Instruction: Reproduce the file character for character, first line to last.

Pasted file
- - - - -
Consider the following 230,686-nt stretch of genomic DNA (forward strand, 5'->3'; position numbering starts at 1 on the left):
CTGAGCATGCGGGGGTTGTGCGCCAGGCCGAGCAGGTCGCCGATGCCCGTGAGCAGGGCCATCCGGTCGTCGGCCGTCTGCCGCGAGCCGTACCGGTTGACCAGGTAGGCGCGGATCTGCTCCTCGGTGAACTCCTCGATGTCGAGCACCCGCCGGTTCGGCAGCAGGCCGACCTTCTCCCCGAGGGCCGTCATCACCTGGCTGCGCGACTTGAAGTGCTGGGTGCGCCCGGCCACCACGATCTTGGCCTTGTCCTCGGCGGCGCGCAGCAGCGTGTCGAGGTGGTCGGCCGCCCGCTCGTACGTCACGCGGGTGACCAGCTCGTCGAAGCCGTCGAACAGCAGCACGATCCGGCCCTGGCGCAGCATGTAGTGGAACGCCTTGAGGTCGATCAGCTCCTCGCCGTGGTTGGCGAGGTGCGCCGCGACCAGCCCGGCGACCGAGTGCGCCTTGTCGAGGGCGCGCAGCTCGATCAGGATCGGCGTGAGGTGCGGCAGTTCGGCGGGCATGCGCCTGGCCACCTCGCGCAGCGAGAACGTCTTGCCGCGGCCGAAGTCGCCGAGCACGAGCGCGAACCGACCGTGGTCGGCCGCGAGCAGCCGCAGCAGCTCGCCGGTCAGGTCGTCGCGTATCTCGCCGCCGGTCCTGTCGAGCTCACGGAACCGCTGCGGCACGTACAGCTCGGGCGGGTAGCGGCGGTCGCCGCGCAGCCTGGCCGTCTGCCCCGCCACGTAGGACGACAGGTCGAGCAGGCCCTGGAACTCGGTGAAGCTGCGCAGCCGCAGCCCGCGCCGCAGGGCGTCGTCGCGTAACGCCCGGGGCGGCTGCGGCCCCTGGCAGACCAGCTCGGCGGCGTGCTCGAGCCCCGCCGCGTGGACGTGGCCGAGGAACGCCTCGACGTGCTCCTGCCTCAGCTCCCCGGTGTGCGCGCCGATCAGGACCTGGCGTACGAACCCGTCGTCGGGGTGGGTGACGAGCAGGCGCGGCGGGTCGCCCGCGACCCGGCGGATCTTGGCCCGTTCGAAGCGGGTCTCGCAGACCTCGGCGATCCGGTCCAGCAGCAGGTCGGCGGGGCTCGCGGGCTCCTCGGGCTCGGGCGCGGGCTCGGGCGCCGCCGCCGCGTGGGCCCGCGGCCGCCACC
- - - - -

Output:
Consider the following 230,686-nt stretch of genomic DNA (forward strand, 5'->3'; position numbering starts at 1 on the left):
CTGAGCATGCGGGGGTTGTGCGCCAGGCCGAGCAGGTCGCCGATGCCCGTGAGCAGGGCCATCCGGTCGTCGGCCGTCTGCCGCGAGCCGTACCGGTTGACCAGGTAGGCGCGGATCTGCTCCTCGGTGAACTCCTCGATGTCGAGCACCCGCCGGTTCGGCAGCAGGCCGACCTTCTCCCCGAGGGCCGTCATCACCTGGCTGCGCGACTTGAAGTGCTGGGTGCGCCCGGCCACCACGATCTTGGCCTTGTCCTCGGCGGCGCGCAGCAGCGTGTCGAGGTGGTCGGCCGCCCGCTCGTACGTCACGCGGGTGACCAGCTCGTCGAAGCCGTCGAACAGCAGCACGATCCGGCCCTGGCGCAGCATGTAGTGGAACGCCTTGAGGTCGATCAGCTCCTCGCCGTGGTTGGCGAGGTGCGCCGCGACCAGCCCGGCGACCGAGTGCGCCTTGTCGAGGGCGCGCAGCTCGATCAGGATCGGCGTGAGGTGCGGCAGTTCGGCGGGCATGCGCCTGGCCACCTCGCGCAGCGAGAACGTCTTGCCGCGGCCGAAGTCGCCGAGCACGAGCGCGAACCGACCGTGGTCGGCCGCGAGCAGCCGCAGCAGCTCGCCGGTCAGGTCGTCGCGTATCTCGCCGCCGGTCCTGTCGAGCTCACGGAACCGCTGCGGCACGTACAGCTCGGGCGGGTAGCGGCGGTCGCCGCGCAGCCTGGCCGTCTGCCCCGCCACGTAGGACGACAGGTCGAGCAGGCCCTGGAACTCGGTGAAGCTGCGCAGCCGCAGCCCGCGCCGCAGGGCGTCGTCGCGTAACGCCCGGGGCGGCTGCGGCCCCTGGCAGACCAGCTCGGCGGCGTGCTCGAGCCCCGCCGCGTGGACGTGGCCGAGGAACGCCTCGACGTGCTCCTGCCTCAGCTCCCCGGTGTGCGCGCCGATCAGGACCTGGCGTACGAACCCGTCGTCGGGGTGGGTGACGAGCAGGCGCGGCGGGTCGCCCGCGACCCGGCGGATCTTGGCCCGTTCGAAGCGGGTCTCGCAGACCTCGGCGATCCGGTCCAGCAGCAGGTCGGCGGGGCTCGCGGGCTCCTCGGGCTCGGGCGCGGGCTCGGGCGCCGCCGCCGCGTGGGCCCGCGGCCGCCACC